Dell (DELL) received an upgrade to Neutral at UBS with a price target of $25. The next day, Dell would be upgraded twice more, this time by Prudential with a $28 price target and Bank of America with a $24 price target.
Our portfolio movers: Jewelry -1.8%…Computer Maker +4.1%…Media -1.3%…Student Loans +2.8%…Pharma -2.1%…Online Media +1.5%
The Dow slipped a tiny 0.1% and the Nasdaq rose 0.1%.
Wednesday brought November and a falling market, courtesy of more sour economic news. Earnings season is definitely coming to a close and the focus has returned to the economy.
The ISM index fell to 51.2% for October, well below the forecasted 53% and the lowest it’s been since June 2003. More evidence of a hard landing? Perhaps. However, the flip side is that it’s less evidence of inflation. The prices paid part of the ISM plunged to 47% from 61%. That’s the lowest it’s been since February 2002.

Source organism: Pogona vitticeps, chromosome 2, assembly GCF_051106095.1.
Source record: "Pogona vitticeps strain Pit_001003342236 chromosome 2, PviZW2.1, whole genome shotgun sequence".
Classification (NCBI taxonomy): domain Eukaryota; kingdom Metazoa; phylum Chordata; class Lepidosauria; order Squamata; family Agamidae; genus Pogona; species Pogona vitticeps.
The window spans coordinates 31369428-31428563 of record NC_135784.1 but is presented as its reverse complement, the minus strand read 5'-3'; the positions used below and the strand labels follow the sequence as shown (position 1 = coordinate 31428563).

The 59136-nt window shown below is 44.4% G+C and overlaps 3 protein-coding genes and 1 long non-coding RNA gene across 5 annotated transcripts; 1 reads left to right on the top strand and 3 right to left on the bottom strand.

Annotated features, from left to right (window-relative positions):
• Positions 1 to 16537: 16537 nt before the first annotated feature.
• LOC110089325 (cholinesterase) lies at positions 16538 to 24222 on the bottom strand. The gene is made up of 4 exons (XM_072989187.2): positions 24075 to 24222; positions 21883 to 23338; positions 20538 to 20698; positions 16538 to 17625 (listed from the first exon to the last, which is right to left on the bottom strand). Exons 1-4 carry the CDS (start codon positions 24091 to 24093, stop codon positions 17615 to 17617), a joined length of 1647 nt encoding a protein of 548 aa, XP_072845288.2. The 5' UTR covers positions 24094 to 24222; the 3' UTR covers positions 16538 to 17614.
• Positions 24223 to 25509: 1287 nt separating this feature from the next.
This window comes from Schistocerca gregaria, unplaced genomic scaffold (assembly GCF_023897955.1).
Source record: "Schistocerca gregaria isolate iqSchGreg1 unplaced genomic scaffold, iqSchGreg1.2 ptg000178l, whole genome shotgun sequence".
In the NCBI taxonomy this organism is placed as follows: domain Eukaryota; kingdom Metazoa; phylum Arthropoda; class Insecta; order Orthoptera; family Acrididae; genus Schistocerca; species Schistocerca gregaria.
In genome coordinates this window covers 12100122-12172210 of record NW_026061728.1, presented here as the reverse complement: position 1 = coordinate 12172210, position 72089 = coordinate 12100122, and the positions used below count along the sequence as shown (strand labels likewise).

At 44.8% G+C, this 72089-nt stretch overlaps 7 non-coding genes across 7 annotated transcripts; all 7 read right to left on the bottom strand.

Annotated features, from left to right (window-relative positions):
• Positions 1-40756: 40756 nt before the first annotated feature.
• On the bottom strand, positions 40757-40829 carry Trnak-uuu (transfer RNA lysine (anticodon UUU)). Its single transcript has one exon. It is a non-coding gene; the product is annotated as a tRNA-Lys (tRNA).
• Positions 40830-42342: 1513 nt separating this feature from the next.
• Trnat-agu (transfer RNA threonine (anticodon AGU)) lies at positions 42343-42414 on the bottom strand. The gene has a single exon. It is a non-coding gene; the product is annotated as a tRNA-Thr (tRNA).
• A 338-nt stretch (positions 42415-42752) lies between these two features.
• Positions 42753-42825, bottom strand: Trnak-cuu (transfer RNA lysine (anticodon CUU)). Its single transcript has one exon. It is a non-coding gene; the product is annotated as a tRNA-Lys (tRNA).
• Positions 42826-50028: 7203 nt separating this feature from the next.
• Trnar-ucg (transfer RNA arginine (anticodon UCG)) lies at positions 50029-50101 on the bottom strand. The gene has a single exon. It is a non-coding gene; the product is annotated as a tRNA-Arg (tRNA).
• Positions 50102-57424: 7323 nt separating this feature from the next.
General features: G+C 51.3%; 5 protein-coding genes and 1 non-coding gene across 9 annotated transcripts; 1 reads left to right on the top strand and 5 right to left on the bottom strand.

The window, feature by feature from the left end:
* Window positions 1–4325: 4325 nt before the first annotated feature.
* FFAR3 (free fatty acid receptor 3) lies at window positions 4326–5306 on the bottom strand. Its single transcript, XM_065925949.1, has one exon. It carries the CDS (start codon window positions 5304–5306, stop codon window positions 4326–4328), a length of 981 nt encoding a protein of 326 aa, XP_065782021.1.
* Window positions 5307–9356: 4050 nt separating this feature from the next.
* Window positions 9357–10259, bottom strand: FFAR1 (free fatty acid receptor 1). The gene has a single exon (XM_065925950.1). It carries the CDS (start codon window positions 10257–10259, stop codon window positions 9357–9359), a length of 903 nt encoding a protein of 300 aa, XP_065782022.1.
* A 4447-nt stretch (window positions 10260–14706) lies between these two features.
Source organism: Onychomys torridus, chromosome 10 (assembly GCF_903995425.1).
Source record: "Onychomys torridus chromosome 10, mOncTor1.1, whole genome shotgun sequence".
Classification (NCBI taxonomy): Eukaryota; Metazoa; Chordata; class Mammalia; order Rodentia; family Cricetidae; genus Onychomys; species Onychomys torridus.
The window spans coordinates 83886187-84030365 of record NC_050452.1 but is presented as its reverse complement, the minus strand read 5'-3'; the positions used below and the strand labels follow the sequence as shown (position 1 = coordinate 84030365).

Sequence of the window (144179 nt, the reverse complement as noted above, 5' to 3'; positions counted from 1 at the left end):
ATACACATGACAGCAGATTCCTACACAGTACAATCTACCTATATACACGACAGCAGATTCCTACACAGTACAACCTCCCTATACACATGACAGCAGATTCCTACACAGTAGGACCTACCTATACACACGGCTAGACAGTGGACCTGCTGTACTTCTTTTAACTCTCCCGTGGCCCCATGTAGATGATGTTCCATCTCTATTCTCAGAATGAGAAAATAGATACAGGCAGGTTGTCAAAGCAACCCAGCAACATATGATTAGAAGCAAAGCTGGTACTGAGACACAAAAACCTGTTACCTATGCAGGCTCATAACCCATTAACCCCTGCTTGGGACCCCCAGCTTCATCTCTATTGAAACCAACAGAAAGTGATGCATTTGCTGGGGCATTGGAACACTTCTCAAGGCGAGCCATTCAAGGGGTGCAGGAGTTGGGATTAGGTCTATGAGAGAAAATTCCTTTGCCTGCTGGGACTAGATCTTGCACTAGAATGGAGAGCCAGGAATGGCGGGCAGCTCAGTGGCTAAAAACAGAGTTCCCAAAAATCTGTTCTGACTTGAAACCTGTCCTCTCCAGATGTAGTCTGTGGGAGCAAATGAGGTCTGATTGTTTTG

The market came fresh off of its great October, decided that it was time for a little fretting, and the report provided fuel for it.
Our portfolio movers: Debt Collector -3.5%…Computer Maker -1.3%…Oil Services -2.3%…Semiconductors -1.5%…Online Media -1.3%
The Dow fell 0.4% and the Nasdaq 1.4%.
Thursday continued the economic hand-wringing with a report from the Labor Dept. showing that productivity hadn’t budged since June. The concern there is that companies could attempt to balance low output with higher wages. Indeed, that showed up as a 3.8% rise in unit labor costs. Year-over-year, that computes to a 5.3% growth rate in the third quarter, the highest it’s been since 1982 and a glaring sign of inflation.
Yes, the familiar concerns are back after a nice stay at Strong Earnings Resort. We’re back to the office, and it’s stacked high with economic reports.